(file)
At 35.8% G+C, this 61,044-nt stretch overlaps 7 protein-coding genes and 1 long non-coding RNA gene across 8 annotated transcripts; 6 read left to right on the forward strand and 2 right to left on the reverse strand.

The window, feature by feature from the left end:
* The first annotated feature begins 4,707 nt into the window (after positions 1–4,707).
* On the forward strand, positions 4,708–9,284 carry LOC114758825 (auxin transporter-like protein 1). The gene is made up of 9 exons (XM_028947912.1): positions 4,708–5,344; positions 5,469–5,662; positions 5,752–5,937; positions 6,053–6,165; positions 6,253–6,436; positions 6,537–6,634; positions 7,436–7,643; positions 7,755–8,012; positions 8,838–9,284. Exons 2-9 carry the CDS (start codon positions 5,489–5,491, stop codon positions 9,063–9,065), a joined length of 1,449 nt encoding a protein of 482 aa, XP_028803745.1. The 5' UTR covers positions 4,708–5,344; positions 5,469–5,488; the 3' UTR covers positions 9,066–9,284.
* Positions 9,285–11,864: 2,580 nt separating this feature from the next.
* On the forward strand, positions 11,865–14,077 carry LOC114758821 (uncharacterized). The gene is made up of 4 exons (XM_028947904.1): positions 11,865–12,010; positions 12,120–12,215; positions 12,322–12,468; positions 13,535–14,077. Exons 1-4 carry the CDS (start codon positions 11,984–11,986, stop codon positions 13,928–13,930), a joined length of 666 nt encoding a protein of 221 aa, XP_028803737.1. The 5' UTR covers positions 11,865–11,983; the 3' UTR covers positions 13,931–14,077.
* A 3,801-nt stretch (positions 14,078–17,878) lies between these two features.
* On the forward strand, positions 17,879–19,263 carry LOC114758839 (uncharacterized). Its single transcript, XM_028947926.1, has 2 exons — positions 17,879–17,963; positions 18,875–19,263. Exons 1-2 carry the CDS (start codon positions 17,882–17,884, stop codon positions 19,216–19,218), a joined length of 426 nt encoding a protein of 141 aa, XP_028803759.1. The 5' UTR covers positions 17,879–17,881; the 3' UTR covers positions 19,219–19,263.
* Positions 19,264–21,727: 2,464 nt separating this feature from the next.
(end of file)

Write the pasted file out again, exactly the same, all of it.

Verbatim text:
At 35.8% G+C, this 61,044-nt stretch overlaps 7 protein-coding genes and 1 long non-coding RNA gene across 8 annotated transcripts; 6 read left to right on the forward strand and 2 right to left on the reverse strand.

The window, feature by feature from the left end:
* The first annotated feature begins 4,707 nt into the window (after positions 1–4,707).
* On the forward strand, positions 4,708–9,284 carry LOC114758825 (auxin transporter-like protein 1). The gene is made up of 9 exons (XM_028947912.1): positions 4,708–5,344; positions 5,469–5,662; positions 5,752–5,937; positions 6,053–6,165; positions 6,253–6,436; positions 6,537–6,634; positions 7,436–7,643; positions 7,755–8,012; positions 8,838–9,284. Exons 2-9 carry the CDS (start codon positions 5,489–5,491, stop codon positions 9,063–9,065), a joined length of 1,449 nt encoding a protein of 482 aa, XP_028803745.1. The 5' UTR covers positions 4,708–5,344; positions 5,469–5,488; the 3' UTR covers positions 9,066–9,284.
* Positions 9,285–11,864: 2,580 nt separating this feature from the next.
* On the forward strand, positions 11,865–14,077 carry LOC114758821 (uncharacterized). The gene is made up of 4 exons (XM_028947904.1): positions 11,865–12,010; positions 12,120–12,215; positions 12,322–12,468; positions 13,535–14,077. Exons 1-4 carry the CDS (start codon positions 11,984–11,986, stop codon positions 13,928–13,930), a joined length of 666 nt encoding a protein of 221 aa, XP_028803737.1. The 5' UTR covers positions 11,865–11,983; the 3' UTR covers positions 13,931–14,077.
* A 3,801-nt stretch (positions 14,078–17,878) lies between these two features.
* On the forward strand, positions 17,879–19,263 carry LOC114758839 (uncharacterized). Its single transcript, XM_028947926.1, has 2 exons — positions 17,879–17,963; positions 18,875–19,263. Exons 1-2 carry the CDS (start codon positions 17,882–17,884, stop codon positions 19,216–19,218), a joined length of 426 nt encoding a protein of 141 aa, XP_028803759.1. The 5' UTR covers positions 17,879–17,881; the 3' UTR covers positions 19,219–19,263.
* Positions 19,264–21,727: 2,464 nt separating this feature from the next.